Following traditions by doing things the way they have always been done is important in human societies. Traditions connect us to our past, and help us understand the ways in which we belong to our corner of the world today.Â But it is equally human to want to change things a bit, or maybe a lot, to satisfy the creativity weâ€™re all born with; but many somehow lose much of it in the process of modern education.
The art of traditional quilt making was to enjoy an incredible surge in popularity as the 1976 American Bicentennnial approached; but that process had not yet begun when teenager Kathy Loomis found in the early ’60s that no one around her could show her how to make the quilt she wanted.Â Without benefit of all the guild groups, classes, books, magazines and videos that underpin this popular textile art today, she just had to work it out for herself. Â Since that beginning she has continued making quilts without patterns or directions, and her experience of hundreds of quilts made over about five decades imbues every piece of information, tip and diagram in the book while assuring the reader that he/she can do this too, and it’s fun.
In â€śPattern-Free Quilts: Riffs on the Rail Fence Blockâ€ť Kathy Loomis’Â enthusiasm for a free-spirited creative process sets the scene for an inspiring and very practical book on how to produce your own personally designed quilt projects, large and small:Â â€śAlthough I love the technical aspects of making quilts, I think the best part is the chance to make something that is mine alone, planning and designing each quilt to be exactly what I want. I want to share that sense of freedom and creativity with you.â€ť
With the simple classic rail fence block design and using clear logically arranged text and diagrams in each chapter, you will understand how to use the block as a master plan, and how you can then devise infinite variations.Â Levels of experience and sewing ability are taken into account where they might matter along the way, and the reader is taken through deciding on the blocks or units for the quilt, how to choose colours and select fabrics, the importance of sketching out possibilities, introducing elements of complexity, and the importance of the overall master plan. You’ll learn about the design wall or improvised pin board youâ€™ll need to view your quilt vertically to consider changes to the composition as it develops before you sew it up. Â Thereâ€™s great stuff in every chapter, but I was really taken with the wealth of good advice on the nuts and bolts of putting your design together in Chapter 7 â€™Making Your Pattern-Free Quiltâ€™.Â Here youâ€™ll be introduced to the benefits of using Kathyâ€™s stack, slice and swap process, several things to not worry about and why, plus how to work out your assembly line and keep track of it all.Â The book concludes with some prompts to get you thinking about your next project, and a gallery of quilts made using variations on this simple but versatile block.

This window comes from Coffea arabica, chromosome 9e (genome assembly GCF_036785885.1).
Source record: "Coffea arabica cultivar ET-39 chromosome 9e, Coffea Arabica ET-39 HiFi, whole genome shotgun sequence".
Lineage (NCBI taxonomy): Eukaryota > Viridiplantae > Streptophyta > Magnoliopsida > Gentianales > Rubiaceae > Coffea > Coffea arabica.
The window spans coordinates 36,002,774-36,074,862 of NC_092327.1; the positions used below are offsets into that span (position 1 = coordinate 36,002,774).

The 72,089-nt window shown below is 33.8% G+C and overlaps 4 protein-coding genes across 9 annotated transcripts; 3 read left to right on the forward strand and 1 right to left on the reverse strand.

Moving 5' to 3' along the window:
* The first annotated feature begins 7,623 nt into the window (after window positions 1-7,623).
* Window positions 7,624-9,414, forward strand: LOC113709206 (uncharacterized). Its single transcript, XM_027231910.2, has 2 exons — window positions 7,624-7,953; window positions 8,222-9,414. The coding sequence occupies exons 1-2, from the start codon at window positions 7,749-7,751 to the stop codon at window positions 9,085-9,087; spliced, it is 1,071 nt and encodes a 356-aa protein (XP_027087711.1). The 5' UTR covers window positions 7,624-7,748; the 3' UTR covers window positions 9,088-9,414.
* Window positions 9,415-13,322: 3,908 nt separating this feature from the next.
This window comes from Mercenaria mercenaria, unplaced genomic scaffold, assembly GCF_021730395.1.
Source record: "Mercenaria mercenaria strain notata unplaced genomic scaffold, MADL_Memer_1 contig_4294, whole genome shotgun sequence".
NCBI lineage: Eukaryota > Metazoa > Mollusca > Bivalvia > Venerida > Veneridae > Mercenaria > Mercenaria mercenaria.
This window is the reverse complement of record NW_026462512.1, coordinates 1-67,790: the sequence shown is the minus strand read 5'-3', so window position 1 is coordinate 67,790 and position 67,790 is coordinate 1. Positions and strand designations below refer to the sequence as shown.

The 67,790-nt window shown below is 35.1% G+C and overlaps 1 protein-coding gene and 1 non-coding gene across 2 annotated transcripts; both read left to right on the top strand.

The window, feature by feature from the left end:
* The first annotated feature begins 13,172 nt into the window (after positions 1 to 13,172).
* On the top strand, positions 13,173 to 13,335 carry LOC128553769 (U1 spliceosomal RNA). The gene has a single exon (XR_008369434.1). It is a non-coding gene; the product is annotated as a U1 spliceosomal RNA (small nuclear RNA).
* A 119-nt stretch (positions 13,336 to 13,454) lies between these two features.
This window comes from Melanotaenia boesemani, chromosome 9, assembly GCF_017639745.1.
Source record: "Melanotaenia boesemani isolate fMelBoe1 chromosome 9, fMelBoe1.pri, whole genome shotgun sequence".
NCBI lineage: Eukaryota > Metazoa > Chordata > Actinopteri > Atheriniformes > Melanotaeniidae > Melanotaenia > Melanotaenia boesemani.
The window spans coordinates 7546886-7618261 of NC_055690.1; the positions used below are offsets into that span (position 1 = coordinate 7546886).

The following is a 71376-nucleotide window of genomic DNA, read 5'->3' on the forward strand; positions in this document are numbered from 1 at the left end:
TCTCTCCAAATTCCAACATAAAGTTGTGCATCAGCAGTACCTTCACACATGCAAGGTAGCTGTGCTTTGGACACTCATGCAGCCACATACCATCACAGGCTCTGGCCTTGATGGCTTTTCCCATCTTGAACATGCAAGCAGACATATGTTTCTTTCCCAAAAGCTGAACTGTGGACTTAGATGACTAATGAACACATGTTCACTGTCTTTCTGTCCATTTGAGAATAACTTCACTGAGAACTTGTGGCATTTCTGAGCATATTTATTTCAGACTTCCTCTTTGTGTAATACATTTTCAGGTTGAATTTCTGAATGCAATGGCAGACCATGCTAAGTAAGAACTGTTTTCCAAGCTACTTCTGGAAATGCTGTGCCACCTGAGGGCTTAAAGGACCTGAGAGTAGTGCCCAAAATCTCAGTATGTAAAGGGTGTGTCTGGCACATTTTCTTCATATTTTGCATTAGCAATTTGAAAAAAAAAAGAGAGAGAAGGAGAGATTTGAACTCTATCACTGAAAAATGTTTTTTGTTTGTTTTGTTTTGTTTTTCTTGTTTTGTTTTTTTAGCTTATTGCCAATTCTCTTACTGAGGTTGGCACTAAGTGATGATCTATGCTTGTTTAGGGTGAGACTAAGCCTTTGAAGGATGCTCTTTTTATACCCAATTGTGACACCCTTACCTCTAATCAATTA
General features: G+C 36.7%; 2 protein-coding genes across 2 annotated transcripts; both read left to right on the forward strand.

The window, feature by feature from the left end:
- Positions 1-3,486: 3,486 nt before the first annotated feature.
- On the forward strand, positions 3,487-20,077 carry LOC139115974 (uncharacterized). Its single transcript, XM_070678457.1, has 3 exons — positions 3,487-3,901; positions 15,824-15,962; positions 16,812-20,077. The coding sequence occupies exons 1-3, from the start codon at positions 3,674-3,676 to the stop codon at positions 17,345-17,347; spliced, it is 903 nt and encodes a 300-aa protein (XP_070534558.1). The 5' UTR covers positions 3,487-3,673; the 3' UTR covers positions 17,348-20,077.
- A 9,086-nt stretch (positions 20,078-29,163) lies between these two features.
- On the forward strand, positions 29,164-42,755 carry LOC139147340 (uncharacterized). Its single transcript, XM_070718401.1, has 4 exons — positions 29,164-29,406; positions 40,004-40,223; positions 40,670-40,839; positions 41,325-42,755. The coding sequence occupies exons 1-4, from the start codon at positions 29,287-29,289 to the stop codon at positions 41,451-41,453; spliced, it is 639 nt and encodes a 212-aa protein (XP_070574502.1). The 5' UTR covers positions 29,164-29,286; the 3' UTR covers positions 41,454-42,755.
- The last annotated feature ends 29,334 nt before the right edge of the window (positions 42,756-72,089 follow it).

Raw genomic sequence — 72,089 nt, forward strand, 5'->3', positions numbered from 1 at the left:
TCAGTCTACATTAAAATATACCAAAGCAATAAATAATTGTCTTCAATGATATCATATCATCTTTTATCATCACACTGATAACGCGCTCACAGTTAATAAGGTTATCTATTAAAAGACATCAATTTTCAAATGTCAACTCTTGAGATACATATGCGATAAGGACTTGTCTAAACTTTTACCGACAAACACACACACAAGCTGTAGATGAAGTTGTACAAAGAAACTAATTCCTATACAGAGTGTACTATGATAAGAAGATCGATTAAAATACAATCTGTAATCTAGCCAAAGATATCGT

All the diagrams and most of the gallery examples feature straight cut lines and seams, which has a certain logic, since the traditional quilt maker branching out will be accustomed to using quilters’ rules, triangles, squares, rotary cutter and mat. Â Â From here, though, it’s only a short step to totally freehand cuttingÂ without using rulers or templates of any kind; and considering the extent to which such methods have become a modern tradition, it surprised me that no reference to the basics of this technique was included, beyond saying “if you’re an accomplished sewist the rails can even be curved.” Â (p15) Â These skills are not at all demanding and I recommend they be included in any future edition. Â But for people cutting and piecing totally freehand perhaps it goes without saying that the book’s concepts apply equally to how we work, too.
If you’re ready to approach designing your own quilts, I totally recommend using this book as a manual to get you started – and you can purchase it here. Â Before long, Kathy Loomisâ€™ ideas will have you enjoying satisfaction from producing personally designed quilt projects of any size, for any purpose.